Hunger and Other Stories
by Ian Randall Wilson
“Wilson pulls at our emotions and hidden desires
with a wide variety of characters.”
—The St. Augustine Record
In his first collection of short stories, Ian Randall Wilson's characters are driven by an intense yearning for satisfaction of the most basic human desires. These are stories of fathers and sons who cannot get along, of impossible family gatherings where no one measures up, of intensely sexual relationships gone bad, of the devastation of drugs. His characters are often haunted by pasts which have set them on uncertain trajectories, driven to actions and outcomes from which they may never recover. Their apprehension of the future is apparent in everything they say and do. Wilson's stories evoke a world measured along realist lines. There is no easy orientation, no one direction that leads to happiness or fulfillment. There is a force at work in the writing, a clarity and directness in the language bound intimately with idea and image. These are serious stories, extraordinary in their depth and range, profoundly moving.
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“From the present-day Bartleby of ‘A Wire Man' to the erotically driven hero of the title story, Ian Randall Wilson's Hunger is filled with questioners and questers. As one of his protagonists says, life is about ‘learning tensions'-tensions that arise more often than not from misconnection and miscommunication. Yet despite their restlessness, the stories glitter with persistent hopes.”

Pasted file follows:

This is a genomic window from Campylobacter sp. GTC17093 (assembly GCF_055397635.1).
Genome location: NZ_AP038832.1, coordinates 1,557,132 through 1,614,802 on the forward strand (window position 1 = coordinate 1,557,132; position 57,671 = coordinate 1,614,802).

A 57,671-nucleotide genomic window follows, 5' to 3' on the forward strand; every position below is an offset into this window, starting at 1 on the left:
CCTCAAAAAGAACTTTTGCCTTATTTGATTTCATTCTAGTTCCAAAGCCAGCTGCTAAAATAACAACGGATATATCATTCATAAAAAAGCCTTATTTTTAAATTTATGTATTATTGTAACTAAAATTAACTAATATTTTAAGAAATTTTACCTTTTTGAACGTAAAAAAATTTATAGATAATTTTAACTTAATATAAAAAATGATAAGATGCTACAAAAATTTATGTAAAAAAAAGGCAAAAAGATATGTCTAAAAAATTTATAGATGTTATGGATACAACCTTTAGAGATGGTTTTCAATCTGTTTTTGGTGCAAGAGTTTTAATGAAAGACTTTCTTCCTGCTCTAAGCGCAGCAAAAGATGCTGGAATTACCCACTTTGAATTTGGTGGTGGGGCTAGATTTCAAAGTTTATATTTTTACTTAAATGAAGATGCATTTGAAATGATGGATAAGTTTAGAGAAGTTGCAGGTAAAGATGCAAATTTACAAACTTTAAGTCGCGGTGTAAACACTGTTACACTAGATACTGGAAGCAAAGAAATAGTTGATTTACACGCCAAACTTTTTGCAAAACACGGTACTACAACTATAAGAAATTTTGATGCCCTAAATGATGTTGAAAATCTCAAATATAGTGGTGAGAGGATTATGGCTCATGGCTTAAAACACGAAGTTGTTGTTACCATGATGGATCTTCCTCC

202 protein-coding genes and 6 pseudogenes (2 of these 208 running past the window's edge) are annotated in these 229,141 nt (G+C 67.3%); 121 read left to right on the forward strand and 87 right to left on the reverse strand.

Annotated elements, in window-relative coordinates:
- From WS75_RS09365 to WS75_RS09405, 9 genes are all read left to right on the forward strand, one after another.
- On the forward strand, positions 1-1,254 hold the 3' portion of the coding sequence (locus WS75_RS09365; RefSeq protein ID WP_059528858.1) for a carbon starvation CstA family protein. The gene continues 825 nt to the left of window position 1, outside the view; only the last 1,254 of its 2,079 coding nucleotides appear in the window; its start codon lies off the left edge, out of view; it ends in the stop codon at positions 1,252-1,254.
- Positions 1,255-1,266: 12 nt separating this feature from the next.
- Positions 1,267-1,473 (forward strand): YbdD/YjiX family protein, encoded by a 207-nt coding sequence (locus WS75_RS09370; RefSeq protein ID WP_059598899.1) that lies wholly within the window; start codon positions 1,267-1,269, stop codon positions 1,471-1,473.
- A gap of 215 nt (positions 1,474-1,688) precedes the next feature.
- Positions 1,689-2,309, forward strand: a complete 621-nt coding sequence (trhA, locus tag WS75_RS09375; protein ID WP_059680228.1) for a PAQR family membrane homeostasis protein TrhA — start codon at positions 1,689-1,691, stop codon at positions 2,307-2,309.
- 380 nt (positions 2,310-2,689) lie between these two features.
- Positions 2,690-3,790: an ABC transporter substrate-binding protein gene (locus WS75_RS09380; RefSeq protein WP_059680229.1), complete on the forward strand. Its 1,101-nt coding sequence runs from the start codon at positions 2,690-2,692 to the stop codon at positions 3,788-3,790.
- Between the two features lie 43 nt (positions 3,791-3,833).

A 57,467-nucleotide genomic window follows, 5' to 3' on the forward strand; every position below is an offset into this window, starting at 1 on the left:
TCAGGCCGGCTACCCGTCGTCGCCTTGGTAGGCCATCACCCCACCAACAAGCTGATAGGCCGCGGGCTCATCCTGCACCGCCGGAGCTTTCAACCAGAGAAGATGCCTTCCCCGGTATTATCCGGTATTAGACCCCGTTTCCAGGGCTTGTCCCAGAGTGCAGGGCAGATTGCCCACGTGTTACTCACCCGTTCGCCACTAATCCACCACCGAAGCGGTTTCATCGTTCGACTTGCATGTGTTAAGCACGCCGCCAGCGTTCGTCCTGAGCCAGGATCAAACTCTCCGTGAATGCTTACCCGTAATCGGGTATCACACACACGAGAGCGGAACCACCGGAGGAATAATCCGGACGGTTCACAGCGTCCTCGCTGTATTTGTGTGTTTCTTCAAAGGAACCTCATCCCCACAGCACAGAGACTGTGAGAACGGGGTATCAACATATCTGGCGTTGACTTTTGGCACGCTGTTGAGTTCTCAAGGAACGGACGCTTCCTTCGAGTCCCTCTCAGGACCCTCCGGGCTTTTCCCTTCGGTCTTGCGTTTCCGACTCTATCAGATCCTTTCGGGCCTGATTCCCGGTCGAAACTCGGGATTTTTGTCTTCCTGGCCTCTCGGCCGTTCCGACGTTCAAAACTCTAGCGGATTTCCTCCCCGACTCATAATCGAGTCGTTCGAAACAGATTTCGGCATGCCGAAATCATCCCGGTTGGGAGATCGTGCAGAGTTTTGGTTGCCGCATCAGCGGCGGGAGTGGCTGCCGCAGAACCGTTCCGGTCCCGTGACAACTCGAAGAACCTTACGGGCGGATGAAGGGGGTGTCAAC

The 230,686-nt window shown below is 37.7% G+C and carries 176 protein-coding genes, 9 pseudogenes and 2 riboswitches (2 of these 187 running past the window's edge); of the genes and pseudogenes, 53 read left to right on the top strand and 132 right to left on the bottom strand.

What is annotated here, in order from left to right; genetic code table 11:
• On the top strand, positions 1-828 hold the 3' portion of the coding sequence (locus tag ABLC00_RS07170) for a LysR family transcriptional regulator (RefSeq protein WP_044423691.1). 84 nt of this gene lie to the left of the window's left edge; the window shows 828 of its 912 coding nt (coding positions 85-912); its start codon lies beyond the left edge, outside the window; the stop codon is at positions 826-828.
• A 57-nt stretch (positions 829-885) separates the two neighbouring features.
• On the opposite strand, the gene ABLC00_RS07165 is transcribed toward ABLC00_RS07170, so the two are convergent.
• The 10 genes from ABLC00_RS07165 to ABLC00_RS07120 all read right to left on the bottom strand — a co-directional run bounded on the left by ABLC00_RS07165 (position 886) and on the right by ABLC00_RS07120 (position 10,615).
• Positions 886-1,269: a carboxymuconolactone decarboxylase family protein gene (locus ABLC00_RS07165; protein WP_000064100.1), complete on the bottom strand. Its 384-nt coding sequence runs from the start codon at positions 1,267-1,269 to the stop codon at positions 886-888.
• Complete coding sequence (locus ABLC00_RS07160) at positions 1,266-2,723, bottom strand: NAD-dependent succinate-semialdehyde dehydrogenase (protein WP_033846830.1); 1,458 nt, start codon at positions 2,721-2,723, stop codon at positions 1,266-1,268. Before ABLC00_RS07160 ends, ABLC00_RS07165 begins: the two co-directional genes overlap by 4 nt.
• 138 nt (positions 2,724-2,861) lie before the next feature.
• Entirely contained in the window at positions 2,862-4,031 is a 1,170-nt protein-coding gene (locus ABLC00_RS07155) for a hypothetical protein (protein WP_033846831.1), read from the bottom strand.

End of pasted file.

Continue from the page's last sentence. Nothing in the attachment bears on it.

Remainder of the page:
—Robley Wilson, novelist and former editor, North American Review
“Hunger offers not just a world, but worlds, deeply envisioned, deeply felt. These are stories with both body and soul; authoritative, intelligent, unflinching, deft. There is a hint of Malamud here, and Roth, where reality tilts under its own weight and becomes suddenly humorous, suddenly surreal, suddenly painful. But always, always here, metaphor and language have their own story to tell, producing a withering assault on sense, on sound, on sentiment. Hunger is an informed and marvelous first collection of short stories.”
—Chuck Rosenthal, author of My Mistress, Humanity
“Like the feeling of hunger itself, the stories in this collection are full of an activated emptiness and an energetic sense of loss.”
—Jim Krusoe, author of Blood Lake
©2014 Rebecca Dru Photography
Ian Randall Wilson's short stories and poetry have appeared in many journals including The Gettysburg Review, Alaska Quarterly Review, and North American Review. A faculty member at the UCLA Extension, he is the winner of the 1994 Cera Foundation Poetry Award.
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